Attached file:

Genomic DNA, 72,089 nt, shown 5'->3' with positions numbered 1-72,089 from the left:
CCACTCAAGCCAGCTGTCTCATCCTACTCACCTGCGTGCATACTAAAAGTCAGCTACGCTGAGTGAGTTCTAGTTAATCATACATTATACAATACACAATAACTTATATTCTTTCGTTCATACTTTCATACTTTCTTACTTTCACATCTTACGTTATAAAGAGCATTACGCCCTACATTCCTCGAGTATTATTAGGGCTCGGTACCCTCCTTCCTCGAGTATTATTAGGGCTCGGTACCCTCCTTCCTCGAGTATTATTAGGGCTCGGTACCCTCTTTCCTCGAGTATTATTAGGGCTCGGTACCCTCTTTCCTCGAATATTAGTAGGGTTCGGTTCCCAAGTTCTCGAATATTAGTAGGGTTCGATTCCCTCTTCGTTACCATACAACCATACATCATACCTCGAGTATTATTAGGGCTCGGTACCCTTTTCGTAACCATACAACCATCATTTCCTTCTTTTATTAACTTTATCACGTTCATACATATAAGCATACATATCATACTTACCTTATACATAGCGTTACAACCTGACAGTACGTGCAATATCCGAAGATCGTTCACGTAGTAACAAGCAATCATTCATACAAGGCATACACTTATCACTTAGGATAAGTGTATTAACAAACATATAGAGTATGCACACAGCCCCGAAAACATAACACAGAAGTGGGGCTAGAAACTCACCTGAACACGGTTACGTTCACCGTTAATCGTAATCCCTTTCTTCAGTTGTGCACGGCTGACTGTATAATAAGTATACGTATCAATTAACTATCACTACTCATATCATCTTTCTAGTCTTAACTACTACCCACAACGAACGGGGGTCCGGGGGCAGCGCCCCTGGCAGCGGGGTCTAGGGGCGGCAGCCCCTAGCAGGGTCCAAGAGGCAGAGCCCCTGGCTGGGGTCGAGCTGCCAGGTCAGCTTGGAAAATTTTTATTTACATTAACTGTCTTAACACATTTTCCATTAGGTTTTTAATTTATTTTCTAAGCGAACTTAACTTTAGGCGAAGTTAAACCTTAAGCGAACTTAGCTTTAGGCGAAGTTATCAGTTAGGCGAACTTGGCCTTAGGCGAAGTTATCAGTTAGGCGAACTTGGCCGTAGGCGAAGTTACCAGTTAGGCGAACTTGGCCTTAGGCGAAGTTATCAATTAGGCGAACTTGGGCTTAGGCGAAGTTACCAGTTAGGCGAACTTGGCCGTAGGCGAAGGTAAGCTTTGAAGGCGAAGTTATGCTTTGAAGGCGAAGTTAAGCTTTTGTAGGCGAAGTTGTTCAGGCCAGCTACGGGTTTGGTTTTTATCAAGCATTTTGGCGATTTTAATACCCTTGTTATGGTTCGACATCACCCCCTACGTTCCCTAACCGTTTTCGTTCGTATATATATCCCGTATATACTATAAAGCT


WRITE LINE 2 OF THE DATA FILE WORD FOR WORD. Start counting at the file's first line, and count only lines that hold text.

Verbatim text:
CCACTCAAGCCAGCTGTCTCATCCTACTCACCTGCGTGCATACTAAAAGTCAGCTACGCTGAGTGAGTTCTAGTTAATCATACATTATACAATACACAATAACTTATATTCTTTCGTTCATACTTTCATACTTTCTTACTTTCACATCTTACGTTATAAAGAGCATTACGCCCTACATTCCTCGAGTATTATTAGGGCTCGGTACCCTCCTTCCTCGAGTATTATTAGGGCTCGGTACCCTCCTTCCTCGAGTATTATTAGGGCTCGGTACCCTCTTTCCTCGAGTATTATTAGGGCTCGGTACCCTCTTTCCTCGAATATTAGTAGGGTTCGGTTCCCAAGTTCTCGAATATTAGTAGGGTTCGATTCCCTCTTCGTTACCATACAACCATACATCATACCTCGAGTATTATTAGGGCTCGGTACCCTTTTCGTAACCATACAACCATCATTTCCTTCTTTTATTAACTTTATCACGTTCATACATATAAGCATACATATCATACTTACCTTATACATAGCGTTACAACCTGACAGTACGTGCAATATCCGAAGATCGTTCACGTAGTAACAAGCAATCATTCATACAAGGCATACACTTATCACTTAGGATAAGTGTATTAACAAACATATAGAGTATGCACACAGCCCCGAAAACATAACACAGAAGTGGGGCTAGAAACTCACCTGAACACGGTTACGTTCACCGTTAATCGTAATCCCTTTCTTCAGTTGTGCACGGCTGACTGTATAATAAGTATACGTATCAATTAACTATCACTACTCATATCATCTTTCTAGTCTTAACTACTACCCACAACGAACGGGGGTCCGGGGGCAGCGCCCCTGGCAGCGGGGTCTAGGGGCGGCAGCCCCTAGCAGGGTCCAAGAGGCAGAGCCCCTGGCTGGGGTCGAGCTGCCAGGTCAGCTTGGAAAATTTTTATTTACATTAACTGTCTTAACACATTTTCCATTAGGTTTTTAATTTATTTTCTAAGCGAACTTAACTTTAGGCGAAGTTAAACCTTAAGCGAACTTAGCTTTAGGCGAAGTTATCAGTTAGGCGAACTTGGCCTTAGGCGAAGTTATCAGTTAGGCGAACTTGGCCGTAGGCGAAGTTACCAGTTAGGCGAACTTGGCCTTAGGCGAAGTTATCAATTAGGCGAACTTGGGCTTAGGCGAAGTTACCAGTTAGGCGAACTTGGCCGTAGGCGAAGGTAAGCTTTGAAGGCGAAGTTATGCTTTGAAGGCGAAGTTAAGCTTTTGTAGGCGAAGTTGTTCAGGCCAGCTACGGGTTTGGTTTTTATCAAGCATTTTGGCGATTTTAATACCCTTGTTATGGTTCGACATCACCCCCTACGTTCCCTAACCGTTTTCGTTCGTATATATATCCCGTATATACTATAAAGCT